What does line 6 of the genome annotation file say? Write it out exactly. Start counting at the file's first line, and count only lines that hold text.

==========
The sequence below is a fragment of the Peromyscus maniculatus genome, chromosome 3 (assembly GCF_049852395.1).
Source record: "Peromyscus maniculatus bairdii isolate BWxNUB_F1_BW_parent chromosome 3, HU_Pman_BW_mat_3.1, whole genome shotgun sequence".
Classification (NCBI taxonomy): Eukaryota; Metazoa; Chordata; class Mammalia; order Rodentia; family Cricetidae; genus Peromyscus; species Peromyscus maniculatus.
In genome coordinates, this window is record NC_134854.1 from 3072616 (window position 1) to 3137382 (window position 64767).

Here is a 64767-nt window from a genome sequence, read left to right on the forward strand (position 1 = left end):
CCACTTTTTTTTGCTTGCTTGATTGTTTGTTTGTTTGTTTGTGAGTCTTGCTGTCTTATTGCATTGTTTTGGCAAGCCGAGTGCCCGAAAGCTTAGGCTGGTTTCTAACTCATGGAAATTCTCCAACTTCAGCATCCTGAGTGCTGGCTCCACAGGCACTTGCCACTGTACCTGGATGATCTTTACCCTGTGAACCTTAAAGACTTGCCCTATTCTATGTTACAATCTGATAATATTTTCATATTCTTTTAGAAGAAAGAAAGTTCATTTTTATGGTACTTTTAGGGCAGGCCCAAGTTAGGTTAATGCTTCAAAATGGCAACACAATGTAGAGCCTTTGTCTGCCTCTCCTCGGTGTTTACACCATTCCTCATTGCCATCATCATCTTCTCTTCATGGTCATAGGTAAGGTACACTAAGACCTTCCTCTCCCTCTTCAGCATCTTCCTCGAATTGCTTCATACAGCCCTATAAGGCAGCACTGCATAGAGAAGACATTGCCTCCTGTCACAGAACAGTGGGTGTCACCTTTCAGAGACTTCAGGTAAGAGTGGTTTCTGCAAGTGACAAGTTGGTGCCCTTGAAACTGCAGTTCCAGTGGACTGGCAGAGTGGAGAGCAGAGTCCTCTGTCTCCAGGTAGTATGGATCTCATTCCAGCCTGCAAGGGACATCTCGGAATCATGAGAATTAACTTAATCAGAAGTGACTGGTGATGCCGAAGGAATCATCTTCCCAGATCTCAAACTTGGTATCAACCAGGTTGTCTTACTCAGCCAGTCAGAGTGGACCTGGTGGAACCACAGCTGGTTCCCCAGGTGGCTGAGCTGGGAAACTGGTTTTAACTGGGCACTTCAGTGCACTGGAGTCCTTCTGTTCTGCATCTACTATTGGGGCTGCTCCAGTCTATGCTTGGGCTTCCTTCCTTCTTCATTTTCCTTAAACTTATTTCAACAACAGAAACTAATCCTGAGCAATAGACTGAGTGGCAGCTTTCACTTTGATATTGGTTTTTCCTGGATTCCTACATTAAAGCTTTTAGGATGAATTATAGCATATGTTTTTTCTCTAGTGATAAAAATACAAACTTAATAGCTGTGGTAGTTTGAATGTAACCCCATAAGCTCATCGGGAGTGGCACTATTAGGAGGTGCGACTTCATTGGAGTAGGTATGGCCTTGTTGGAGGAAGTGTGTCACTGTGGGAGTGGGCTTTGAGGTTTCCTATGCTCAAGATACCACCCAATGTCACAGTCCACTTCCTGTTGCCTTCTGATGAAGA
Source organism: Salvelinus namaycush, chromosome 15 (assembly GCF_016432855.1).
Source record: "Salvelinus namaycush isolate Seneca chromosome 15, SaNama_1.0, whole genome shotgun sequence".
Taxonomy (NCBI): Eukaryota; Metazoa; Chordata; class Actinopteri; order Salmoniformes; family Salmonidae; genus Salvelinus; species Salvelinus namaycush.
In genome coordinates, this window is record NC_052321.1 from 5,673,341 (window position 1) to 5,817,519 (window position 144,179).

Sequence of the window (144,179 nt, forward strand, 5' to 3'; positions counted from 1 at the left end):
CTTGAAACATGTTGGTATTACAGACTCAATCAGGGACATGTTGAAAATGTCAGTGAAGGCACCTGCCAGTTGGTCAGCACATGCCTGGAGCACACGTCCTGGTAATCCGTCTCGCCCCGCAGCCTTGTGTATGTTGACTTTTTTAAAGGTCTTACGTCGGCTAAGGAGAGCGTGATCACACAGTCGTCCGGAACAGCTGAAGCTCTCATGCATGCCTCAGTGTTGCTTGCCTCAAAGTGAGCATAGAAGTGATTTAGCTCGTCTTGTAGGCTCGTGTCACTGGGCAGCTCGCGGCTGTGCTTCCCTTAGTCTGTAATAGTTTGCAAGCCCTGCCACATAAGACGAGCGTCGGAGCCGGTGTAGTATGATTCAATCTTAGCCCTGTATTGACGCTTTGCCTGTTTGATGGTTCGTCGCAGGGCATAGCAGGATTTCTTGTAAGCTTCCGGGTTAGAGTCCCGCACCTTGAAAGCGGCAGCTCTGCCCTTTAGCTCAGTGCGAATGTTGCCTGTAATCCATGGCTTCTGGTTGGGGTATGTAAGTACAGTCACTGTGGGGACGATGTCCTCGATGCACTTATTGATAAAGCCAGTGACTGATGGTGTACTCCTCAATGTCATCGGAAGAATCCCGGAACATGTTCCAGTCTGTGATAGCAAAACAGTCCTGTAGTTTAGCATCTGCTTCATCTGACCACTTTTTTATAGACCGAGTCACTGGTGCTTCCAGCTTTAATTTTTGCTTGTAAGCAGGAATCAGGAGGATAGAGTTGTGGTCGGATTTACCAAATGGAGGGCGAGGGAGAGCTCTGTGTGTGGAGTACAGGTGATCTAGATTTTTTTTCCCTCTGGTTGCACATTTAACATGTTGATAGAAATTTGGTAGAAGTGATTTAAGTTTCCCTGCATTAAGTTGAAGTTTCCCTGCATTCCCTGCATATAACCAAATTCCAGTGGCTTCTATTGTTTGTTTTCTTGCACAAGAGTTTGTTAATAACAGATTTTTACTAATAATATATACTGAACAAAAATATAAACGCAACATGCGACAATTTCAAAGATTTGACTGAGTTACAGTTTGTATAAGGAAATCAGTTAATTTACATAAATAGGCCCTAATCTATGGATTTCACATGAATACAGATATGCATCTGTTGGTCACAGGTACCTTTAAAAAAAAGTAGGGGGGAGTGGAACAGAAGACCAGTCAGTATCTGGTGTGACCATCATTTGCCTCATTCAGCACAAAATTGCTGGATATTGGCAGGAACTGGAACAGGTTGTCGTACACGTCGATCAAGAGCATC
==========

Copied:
CCACTTTTTTTTGCTTGCTTGATTGTTTGTTTGTTTGTTTGTGAGTCTTGCTGTCTTATTGCATTGTTTTGGCAAGCCGAGTGCCCGAAAGCTTAGGCTGGTTTCTAACTCATGGAAATTCTCCAACTTCAGCATCCTGAGTGCTGGCTCCACAGGCACTTGCCACTGTACCTGGATGATCTTTACCCTGTGAACCTTAAAGACTTGCCCTATTCTATGTTACAATCTGATAATATTTTCATATTCTTTTAGAAGAAAGAAAGTTCATTTTTATGGTACTTTTAGGGCAGGCCCAAGTTAGGTTAATGCTTCAAAATGGCAACACAATGTAGAGCCTTTGTCTGCCTCTCCTCGGTGTTTACACCATTCCTCATTGCCATCATCATCTTCTCTTCATGGTCATAGGTAAGGTACACTAAGACCTTCCTCTCCCTCTTCAGCATCTTCCTCGAATTGCTTCATACAGCCCTATAAGGCAGCACTGCATAGAGAAGACATTGCCTCCTGTCACAGAACAGTGGGTGTCACCTTTCAGAGACTTCAGGTAAGAGTGGTTTCTGCAAGTGACAAGTTGGTGCCCTTGAAACTGCAGTTCCAGTGGACTGGCAGAGTGGAGAGCAGAGTCCTCTGTCTCCAGGTAGTATGGATCTCATTCCAGCCTGCAAGGGACATCTCGGAATCATGAGAATTAACTTAATCAGAAGTGACTGGTGATGCCGAAGGAATCATCTTCCCAGATCTCAAACTTGGTATCAACCAGGTTGTCTTACTCAGCCAGTCAGAGTGGACCTGGTGGAACCACAGCTGGTTCCCCAGGTGGCTGAGCTGGGAAACTGGTTTTAACTGGGCACTTCAGTGCACTGGAGTCCTTCTGTTCTGCATCTACTATTGGGGCTGCTCCAGTCTATGCTTGGGCTTCCTTCCTTCTTCATTTTCCTTAAACTTATTTCAACAACAGAAACTAATCCTGAGCAATAGACTGAGTGGCAGCTTTCACTTTGATATTGGTTTTTCCTGGATTCCTACATTAAAGCTTTTAGGATGAATTATAGCATATGTTTTTTCTCTAGTGATAAAAATACAAACTTAATAGCTGTGGTAGTTTGAATGTAACCCCATAAGCTCATCGGGAGTGGCACTATTAGGAGGTGCGACTTCATTGGAGTAGGTATGGCCTTGTTGGAGGAAGTGTGTCACTGTGGGAGTGGGCTTTGAGGTTTCCTATGCTCAAGATACCACCCAATGTCACAGTCCACTTCCTGTTGCCTTCTGATGAAGA